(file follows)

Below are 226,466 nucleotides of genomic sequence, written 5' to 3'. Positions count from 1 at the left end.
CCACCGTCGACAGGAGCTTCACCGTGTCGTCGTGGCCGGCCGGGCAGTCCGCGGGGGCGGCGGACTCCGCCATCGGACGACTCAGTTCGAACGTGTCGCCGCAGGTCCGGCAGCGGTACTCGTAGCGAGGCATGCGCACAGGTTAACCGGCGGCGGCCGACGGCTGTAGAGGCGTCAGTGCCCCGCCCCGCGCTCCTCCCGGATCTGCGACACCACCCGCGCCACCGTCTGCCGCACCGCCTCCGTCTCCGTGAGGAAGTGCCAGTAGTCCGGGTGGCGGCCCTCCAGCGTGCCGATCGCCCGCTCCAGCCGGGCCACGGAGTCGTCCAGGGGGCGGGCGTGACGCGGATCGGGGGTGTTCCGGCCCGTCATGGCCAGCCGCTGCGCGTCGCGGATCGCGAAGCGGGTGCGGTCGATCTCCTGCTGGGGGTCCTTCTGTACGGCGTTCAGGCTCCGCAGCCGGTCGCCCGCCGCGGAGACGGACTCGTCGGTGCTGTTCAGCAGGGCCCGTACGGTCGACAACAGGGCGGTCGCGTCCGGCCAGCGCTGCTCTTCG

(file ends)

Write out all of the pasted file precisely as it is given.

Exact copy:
Below are 226,466 nucleotides of genomic sequence, written 5' to 3'. Positions count from 1 at the left end.
CCACCGTCGACAGGAGCTTCACCGTGTCGTCGTGGCCGGCCGGGCAGTCCGCGGGGGCGGCGGACTCCGCCATCGGACGACTCAGTTCGAACGTGTCGCCGCAGGTCCGGCAGCGGTACTCGTAGCGAGGCATGCGCACAGGTTAACCGGCGGCGGCCGACGGCTGTAGAGGCGTCAGTGCCCCGCCCCGCGCTCCTCCCGGATCTGCGACACCACCCGCGCCACCGTCTGCCGCACCGCCTCCGTCTCCGTGAGGAAGTGCCAGTAGTCCGGGTGGCGGCCCTCCAGCGTGCCGATCGCCCGCTCCAGCCGGGCCACGGAGTCGTCCAGGGGGCGGGCGTGACGCGGATCGGGGGTGTTCCGGCCCGTCATGGCCAGCCGCTGCGCGTCGCGGATCGCGAAGCGGGTGCGGTCGATCTCCTGCTGGGGGTCCTTCTGTACGGCGTTCAGGCTCCGCAGCCGGTCGCCCGCCGCGGAGACGGACTCGTCGGTGCTGTTCAGCAGGGCCCGTACGGTCGACAACAGGGCGGTCGCGTCCGGCCAGCGCTGCTCTTCG